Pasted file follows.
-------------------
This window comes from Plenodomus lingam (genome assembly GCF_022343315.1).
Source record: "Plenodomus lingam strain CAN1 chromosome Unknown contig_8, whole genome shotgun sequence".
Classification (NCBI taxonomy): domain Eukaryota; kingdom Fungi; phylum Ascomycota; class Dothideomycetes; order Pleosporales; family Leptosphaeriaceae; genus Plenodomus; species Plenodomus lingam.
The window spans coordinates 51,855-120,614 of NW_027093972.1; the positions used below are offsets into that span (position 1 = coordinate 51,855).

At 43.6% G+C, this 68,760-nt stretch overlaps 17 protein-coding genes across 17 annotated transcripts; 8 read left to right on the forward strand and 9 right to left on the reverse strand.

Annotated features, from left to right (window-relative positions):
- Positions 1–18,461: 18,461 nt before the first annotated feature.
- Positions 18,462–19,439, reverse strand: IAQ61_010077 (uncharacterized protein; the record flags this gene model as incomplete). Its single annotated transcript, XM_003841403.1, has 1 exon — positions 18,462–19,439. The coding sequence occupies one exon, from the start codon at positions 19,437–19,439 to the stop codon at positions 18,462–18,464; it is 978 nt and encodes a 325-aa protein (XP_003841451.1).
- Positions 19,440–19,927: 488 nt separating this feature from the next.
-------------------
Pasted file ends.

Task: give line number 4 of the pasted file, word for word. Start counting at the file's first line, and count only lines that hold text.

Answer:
The window spans coordinates 51,855-120,614 of NW_027093972.1; the positions used below are offsets into that span (position 1 = coordinate 51,855).